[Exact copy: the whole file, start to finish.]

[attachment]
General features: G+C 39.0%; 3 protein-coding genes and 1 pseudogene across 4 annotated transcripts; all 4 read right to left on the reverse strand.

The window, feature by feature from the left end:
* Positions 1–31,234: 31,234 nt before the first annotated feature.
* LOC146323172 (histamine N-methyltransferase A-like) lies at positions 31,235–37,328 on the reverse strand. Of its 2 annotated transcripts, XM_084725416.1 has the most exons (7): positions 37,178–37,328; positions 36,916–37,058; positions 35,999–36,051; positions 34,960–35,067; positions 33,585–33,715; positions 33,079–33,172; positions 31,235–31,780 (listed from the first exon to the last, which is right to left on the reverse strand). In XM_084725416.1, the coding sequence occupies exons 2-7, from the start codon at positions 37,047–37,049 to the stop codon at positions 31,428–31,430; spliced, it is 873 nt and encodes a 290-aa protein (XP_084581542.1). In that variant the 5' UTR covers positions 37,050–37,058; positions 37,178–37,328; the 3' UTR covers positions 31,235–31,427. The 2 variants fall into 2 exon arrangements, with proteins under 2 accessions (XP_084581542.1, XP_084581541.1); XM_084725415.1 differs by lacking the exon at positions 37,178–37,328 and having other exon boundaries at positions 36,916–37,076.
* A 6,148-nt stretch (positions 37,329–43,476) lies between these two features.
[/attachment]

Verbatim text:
General features: G+C 39.0%; 3 protein-coding genes and 1 pseudogene across 4 annotated transcripts; all 4 read right to left on the reverse strand.

The window, feature by feature from the left end:
* Positions 1–31,234: 31,234 nt before the first annotated feature.
* LOC146323172 (histamine N-methyltransferase A-like) lies at positions 31,235–37,328 on the reverse strand. Of its 2 annotated transcripts, XM_084725416.1 has the most exons (7): positions 37,178–37,328; positions 36,916–37,058; positions 35,999–36,051; positions 34,960–35,067; positions 33,585–33,715; positions 33,079–33,172; positions 31,235–31,780 (listed from the first exon to the last, which is right to left on the reverse strand). In XM_084725416.1, the coding sequence occupies exons 2-7, from the start codon at positions 37,047–37,049 to the stop codon at positions 31,428–31,430; spliced, it is 873 nt and encodes a 290-aa protein (XP_084581542.1). In that variant the 5' UTR covers positions 37,050–37,058; positions 37,178–37,328; the 3' UTR covers positions 31,235–31,427. The 2 variants fall into 2 exon arrangements, with proteins under 2 accessions (XP_084581542.1, XP_084581541.1); XM_084725415.1 differs by lacking the exon at positions 37,178–37,328 and having other exon boundaries at positions 36,916–37,076.
* A 6,148-nt stretch (positions 37,329–43,476) lies between these two features.